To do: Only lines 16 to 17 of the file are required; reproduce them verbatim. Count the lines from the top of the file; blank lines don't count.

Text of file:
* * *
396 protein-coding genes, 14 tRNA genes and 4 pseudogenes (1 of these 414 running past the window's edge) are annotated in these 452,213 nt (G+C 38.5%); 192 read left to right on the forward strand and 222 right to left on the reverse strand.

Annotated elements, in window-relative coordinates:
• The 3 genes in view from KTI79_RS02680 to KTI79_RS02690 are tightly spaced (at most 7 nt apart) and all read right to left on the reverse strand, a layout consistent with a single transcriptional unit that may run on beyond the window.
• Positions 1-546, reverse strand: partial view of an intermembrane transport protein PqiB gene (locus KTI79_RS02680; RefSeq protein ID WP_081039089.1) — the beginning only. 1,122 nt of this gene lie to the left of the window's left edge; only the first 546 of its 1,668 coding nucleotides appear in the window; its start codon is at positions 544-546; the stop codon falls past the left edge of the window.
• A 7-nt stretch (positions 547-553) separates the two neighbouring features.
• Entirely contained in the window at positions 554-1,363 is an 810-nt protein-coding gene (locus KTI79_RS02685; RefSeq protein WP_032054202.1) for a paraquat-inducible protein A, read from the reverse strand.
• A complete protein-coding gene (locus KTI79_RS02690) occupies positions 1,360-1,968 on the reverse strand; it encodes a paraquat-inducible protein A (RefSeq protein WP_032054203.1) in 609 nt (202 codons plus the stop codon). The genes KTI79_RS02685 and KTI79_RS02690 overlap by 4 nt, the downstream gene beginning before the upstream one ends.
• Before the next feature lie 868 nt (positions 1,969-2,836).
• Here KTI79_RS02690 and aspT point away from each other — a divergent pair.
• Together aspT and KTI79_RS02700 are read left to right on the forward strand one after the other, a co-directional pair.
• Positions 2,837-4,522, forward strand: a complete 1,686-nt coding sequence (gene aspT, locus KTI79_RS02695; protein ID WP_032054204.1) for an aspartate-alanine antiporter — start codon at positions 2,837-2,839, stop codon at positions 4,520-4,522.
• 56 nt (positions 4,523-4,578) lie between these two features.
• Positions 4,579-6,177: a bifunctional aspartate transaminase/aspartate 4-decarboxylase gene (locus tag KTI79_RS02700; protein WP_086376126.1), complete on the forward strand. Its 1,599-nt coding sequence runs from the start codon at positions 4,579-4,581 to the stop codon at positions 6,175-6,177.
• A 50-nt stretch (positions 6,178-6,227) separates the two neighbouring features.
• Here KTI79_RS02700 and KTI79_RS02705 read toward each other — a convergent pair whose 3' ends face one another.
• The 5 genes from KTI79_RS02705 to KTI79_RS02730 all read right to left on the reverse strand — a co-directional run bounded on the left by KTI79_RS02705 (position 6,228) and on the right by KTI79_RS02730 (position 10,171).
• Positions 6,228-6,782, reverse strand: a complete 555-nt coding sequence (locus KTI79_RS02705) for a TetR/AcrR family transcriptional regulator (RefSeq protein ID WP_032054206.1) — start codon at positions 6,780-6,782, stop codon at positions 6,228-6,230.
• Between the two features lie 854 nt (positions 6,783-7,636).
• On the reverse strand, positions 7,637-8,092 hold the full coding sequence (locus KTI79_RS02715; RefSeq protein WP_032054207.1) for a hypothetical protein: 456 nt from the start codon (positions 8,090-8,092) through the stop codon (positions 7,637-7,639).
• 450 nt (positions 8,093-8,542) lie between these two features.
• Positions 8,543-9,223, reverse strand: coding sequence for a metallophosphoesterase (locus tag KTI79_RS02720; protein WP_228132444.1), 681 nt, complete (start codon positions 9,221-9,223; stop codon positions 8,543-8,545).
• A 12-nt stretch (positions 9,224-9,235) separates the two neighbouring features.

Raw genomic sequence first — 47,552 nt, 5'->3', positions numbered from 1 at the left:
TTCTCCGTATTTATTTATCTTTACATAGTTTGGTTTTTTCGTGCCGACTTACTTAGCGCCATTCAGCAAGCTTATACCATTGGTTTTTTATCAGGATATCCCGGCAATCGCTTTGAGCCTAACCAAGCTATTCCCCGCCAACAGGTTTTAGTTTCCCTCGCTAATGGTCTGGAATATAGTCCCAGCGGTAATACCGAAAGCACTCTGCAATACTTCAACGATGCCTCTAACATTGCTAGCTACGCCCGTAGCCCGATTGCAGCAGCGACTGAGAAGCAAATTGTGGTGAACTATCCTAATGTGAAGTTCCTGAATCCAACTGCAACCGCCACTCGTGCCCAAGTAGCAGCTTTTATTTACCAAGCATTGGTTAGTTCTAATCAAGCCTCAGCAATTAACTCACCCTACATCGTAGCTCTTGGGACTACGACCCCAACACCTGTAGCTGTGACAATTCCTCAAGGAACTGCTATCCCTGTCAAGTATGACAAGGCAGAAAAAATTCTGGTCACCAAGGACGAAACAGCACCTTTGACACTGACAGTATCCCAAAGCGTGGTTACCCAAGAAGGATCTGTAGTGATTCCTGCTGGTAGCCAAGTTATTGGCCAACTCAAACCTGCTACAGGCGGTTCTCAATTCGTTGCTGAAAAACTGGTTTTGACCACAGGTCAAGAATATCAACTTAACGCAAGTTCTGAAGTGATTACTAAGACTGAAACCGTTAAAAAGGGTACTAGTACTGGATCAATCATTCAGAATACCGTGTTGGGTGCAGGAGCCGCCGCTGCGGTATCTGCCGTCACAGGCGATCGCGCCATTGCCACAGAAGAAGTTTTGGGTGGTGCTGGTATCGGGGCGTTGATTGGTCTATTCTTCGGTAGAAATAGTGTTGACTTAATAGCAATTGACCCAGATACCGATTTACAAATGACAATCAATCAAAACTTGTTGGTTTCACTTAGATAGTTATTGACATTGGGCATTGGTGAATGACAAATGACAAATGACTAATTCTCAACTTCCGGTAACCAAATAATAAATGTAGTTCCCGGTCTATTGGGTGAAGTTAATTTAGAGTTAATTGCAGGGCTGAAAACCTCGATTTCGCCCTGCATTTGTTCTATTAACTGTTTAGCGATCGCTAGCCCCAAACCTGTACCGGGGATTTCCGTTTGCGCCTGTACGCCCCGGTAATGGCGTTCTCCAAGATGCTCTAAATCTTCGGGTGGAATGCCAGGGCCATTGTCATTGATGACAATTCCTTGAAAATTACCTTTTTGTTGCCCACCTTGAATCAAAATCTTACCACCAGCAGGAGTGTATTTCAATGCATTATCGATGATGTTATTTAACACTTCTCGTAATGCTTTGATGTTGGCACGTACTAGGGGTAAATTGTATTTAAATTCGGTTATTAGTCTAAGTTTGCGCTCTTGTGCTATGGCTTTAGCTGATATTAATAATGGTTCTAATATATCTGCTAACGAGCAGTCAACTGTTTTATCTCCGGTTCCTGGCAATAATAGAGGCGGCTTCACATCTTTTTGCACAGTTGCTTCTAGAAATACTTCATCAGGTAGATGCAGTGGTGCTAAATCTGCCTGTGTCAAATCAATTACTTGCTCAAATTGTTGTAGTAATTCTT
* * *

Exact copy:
• The 5 genes from KTI79_RS02705 to KTI79_RS02730 all read right to left on the reverse strand — a co-directional run bounded on the left by KTI79_RS02705 (position 6,228) and on the right by KTI79_RS02730 (position 10,171).
• Positions 6,228-6,782, reverse strand: a complete 555-nt coding sequence (locus KTI79_RS02705) for a TetR/AcrR family transcriptional regulator (RefSeq protein ID WP_032054206.1) — start codon at positions 6,780-6,782, stop codon at positions 6,228-6,230.